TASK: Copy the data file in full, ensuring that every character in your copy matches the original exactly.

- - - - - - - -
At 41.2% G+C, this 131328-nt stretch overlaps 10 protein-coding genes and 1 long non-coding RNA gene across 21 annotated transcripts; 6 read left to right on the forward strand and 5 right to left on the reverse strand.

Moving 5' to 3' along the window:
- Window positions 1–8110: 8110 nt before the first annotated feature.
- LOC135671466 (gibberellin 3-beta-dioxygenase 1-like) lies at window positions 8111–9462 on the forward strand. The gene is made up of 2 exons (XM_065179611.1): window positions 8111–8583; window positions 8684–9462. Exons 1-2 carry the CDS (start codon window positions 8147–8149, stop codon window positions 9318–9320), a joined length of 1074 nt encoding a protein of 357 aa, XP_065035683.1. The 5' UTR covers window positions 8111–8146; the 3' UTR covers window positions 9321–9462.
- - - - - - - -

At 41.2% G+C, this 131328-nt stretch overlaps 10 protein-coding genes and 1 long non-coding RNA gene across 21 annotated transcripts; 6 read left to right on the forward strand and 5 right to left on the reverse strand.

Moving 5' to 3' along the window:
- Window positions 1–8110: 8110 nt before the first annotated feature.
- LOC135671466 (gibberellin 3-beta-dioxygenase 1-like) lies at window positions 8111–9462 on the forward strand. The gene is made up of 2 exons (XM_065179611.1): window positions 8111–8583; window positions 8684–9462. Exons 1-2 carry the CDS (start codon window positions 8147–8149, stop codon window positions 9318–9320), a joined length of 1074 nt encoding a protein of 357 aa, XP_065035683.1. The 5' UTR covers window positions 8111–8146; the 3' UTR covers window positions 9321–9462.